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sfphoto Post time: 2017-10-20 16:04
Outside of the USA, everybody uses smartphones -- not PCs -- to access the Internet. But Intel fail ...
Consumers use smartphones.
Besides, if PC stands for Personal Computer, what is a cellphone if not a Personal Computer. It used to be (somewhere) that a family had one PC - now every member have their own cellphones. That's much more personal.
When I was a kid, only nerds had computers to play games on. Now playing games is a profession to some, and the surrounding industry for many more. Certainly there are games for mobile devices too, but not every game runs on them. I'd dare to speculate that the number of gaming PCs alone in the world today is bigger than the overal amount of computers a decade or so ago.
Therefore I disagree that PCs are dying. Perhaps not everyone needs them now (if ever did), but I'd guess that the absolute number of those who do is still increasing. Of course in mobile world the relative numbers are increasing much more fast.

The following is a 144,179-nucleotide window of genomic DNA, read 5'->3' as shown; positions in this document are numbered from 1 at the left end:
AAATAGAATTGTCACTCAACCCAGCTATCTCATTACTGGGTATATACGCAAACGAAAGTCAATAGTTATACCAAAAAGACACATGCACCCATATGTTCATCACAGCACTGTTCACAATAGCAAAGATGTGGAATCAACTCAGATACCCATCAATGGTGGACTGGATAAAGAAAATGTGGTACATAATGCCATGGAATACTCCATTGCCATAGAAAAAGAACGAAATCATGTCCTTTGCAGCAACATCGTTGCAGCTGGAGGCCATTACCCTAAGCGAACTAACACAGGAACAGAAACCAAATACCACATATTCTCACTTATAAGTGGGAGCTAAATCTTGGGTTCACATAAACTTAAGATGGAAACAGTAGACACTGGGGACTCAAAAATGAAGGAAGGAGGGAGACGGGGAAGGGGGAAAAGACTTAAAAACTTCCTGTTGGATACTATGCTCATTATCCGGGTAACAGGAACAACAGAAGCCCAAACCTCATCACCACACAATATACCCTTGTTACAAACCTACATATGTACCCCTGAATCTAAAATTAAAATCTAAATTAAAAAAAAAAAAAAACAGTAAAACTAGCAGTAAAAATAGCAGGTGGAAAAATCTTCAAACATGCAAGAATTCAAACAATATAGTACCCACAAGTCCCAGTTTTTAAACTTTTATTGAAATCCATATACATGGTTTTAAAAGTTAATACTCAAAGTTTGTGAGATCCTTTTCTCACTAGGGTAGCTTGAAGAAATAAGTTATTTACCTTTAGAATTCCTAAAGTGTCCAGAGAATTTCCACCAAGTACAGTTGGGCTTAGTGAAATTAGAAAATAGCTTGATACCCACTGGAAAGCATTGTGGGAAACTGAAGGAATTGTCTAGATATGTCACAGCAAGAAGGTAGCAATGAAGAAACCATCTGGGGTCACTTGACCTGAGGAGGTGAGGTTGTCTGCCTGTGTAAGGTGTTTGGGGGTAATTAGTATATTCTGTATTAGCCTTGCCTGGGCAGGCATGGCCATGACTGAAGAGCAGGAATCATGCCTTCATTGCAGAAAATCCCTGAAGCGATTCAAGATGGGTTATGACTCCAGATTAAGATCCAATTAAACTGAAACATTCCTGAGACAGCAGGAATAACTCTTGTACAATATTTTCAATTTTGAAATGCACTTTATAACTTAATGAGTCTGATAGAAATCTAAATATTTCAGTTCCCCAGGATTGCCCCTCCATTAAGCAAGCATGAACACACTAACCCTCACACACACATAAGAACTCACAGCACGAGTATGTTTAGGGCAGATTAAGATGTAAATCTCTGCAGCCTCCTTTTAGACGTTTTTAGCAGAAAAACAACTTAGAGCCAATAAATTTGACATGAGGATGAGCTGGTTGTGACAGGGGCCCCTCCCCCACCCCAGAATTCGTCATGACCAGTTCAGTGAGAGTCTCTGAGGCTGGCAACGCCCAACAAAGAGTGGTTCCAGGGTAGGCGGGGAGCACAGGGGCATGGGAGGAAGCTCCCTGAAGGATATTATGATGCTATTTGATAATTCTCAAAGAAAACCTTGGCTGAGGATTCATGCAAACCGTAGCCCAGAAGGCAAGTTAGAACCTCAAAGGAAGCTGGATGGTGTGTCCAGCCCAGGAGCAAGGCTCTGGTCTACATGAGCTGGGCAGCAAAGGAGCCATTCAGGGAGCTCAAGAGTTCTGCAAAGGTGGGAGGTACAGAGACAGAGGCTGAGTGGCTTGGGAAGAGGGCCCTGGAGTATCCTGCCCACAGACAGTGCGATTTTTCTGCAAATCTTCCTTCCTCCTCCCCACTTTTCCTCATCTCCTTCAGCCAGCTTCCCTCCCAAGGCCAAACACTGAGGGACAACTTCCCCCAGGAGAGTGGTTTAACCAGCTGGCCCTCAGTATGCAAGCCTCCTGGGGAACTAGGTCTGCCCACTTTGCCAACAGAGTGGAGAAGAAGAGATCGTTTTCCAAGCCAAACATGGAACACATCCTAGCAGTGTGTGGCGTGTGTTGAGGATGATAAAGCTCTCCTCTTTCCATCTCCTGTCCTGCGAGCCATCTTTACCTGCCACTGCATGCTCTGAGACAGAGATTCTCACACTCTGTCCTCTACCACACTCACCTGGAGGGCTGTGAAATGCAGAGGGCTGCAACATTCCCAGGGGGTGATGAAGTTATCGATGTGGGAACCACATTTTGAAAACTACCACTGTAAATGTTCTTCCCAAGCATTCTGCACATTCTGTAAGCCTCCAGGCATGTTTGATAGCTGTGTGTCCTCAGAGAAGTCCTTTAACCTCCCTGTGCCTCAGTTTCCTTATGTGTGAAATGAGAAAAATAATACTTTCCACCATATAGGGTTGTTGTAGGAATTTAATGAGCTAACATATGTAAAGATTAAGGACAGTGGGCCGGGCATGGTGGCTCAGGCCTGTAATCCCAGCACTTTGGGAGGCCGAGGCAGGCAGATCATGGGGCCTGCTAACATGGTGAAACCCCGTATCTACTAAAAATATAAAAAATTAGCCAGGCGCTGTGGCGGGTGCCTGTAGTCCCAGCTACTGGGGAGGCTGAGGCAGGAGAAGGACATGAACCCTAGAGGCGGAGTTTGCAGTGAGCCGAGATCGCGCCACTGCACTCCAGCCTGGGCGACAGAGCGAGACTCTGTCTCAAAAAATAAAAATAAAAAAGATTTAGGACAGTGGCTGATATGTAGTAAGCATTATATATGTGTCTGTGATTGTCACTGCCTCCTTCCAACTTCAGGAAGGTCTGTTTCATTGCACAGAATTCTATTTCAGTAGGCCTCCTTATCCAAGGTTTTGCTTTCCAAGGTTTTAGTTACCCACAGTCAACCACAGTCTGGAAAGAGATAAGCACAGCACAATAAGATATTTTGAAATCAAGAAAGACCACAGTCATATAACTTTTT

However, cloud computing (which the topic was about I think) is mainly for enterprises, and while many of their consumers may use smartphones to acccess their services, the developers (or whatever backoffice staff they have in those enterprises) do not code or work on their smartphones.
PC industry, nobody buys servers anymore because everybody uses the cloud
It's a minor distinction really, whether you buy server hardware to your own building, or rent virtual server from a cloud operator. You still have a server somewhere. What has changed is the model of providing the server service, not the function or need for servers.
The need for servers has actually increased a lot with cloud. Cloud services are running on servers even for applications which previously were running on regular PCs. For example Google provides spreadsheet app on the cloud, that previously would have been running in individual user's PCs as Excel files.